Songbirds Head for Thick Growth
Conservationists working to reverse population declines of forest-interior birds try to preserve the older woodlands where such birds breed. Research by Scott Stoleson, a U.S. Forest Service biologist, suggests that areas of young forest may be just as important.
Studying 4,000 Birds
In the Allegheny National Forest in western Pennsylvania, Stoleson used mist nets to capture almost 4,000 songbirds in different-aged forest stands, after the birds had bred and fledged young. As well as identifying the birds' species and age (adult or juvenile), he checked their overall condition, including whether they were building up fat to fuel their migration south in autumn.
Stoleson caught and evaluated birds of 46 different species: 33 percent were kinds that nested in mature forest, 22 percent bred in forest-edge areas, and the remaining 45 percent bred in young forest. Among the mature-forest breeders were 15 species of vireos, tanagers, warblers, and thrushes.
Individuals of all 46 species were found in areas where timber had been harvested through clearcut logging and where young trees were growing back thickly. When Stoleson set up his nets in older forest, he caught birds of only 29 species.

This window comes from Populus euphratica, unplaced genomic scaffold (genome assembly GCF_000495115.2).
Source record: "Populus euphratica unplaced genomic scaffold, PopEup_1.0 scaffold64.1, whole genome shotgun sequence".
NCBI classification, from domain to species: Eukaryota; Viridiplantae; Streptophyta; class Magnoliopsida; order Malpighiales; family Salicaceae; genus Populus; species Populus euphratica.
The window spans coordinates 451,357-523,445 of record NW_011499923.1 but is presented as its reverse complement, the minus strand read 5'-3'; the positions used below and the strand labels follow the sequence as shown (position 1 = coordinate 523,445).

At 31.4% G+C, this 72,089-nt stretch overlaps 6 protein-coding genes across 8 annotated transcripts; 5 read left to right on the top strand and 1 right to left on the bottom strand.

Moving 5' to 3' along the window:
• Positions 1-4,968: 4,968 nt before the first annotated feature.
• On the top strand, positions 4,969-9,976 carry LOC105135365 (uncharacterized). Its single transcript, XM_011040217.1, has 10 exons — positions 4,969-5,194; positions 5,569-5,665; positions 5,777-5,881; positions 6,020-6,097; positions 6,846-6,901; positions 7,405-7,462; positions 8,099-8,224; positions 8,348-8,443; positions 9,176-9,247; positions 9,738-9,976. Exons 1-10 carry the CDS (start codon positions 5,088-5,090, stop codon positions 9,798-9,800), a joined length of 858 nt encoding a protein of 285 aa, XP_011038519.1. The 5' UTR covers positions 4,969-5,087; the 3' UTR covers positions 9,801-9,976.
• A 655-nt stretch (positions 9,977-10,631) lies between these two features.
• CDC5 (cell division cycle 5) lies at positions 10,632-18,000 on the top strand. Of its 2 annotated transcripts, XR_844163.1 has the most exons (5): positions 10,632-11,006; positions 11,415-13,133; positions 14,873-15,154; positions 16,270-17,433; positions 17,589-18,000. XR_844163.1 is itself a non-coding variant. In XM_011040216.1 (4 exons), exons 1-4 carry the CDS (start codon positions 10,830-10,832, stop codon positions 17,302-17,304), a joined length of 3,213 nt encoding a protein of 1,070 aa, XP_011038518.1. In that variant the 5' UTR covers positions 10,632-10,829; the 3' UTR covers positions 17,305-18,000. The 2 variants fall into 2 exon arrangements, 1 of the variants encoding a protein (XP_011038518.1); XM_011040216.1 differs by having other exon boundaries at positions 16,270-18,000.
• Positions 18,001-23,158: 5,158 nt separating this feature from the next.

"Humans have really changed the nature of mature forests in the Northeast. Natural processes that once created open spaces even within mature forests, such as fire, are largely controlled, diminishing the availability of quality habitat," says U.S. Forest Service biologist Scott Stoleson
Abundant Food Boosts Health
Stoleson concluded that the birds' use of young forest during the post-breeding period resulted in better physiological condition. He believes that population declines in forest-interior species may stem in part from the increasing maturity and homogenization of Eastern woodlands and the dwindling of young forest habitat.
Read Stoleson's research paper, Condition Varies with Habitat Choice in Post-Breeding Birds.
Foresters for the Birds
The Audubon Society also realizes that forest diversity is important to our region's birds. They have teamed up with state agencies to develop Foresters for the Birds programs, which promote the careful use of timber harvests to make sure Eastern birds have enough of the young forest habitat that they need.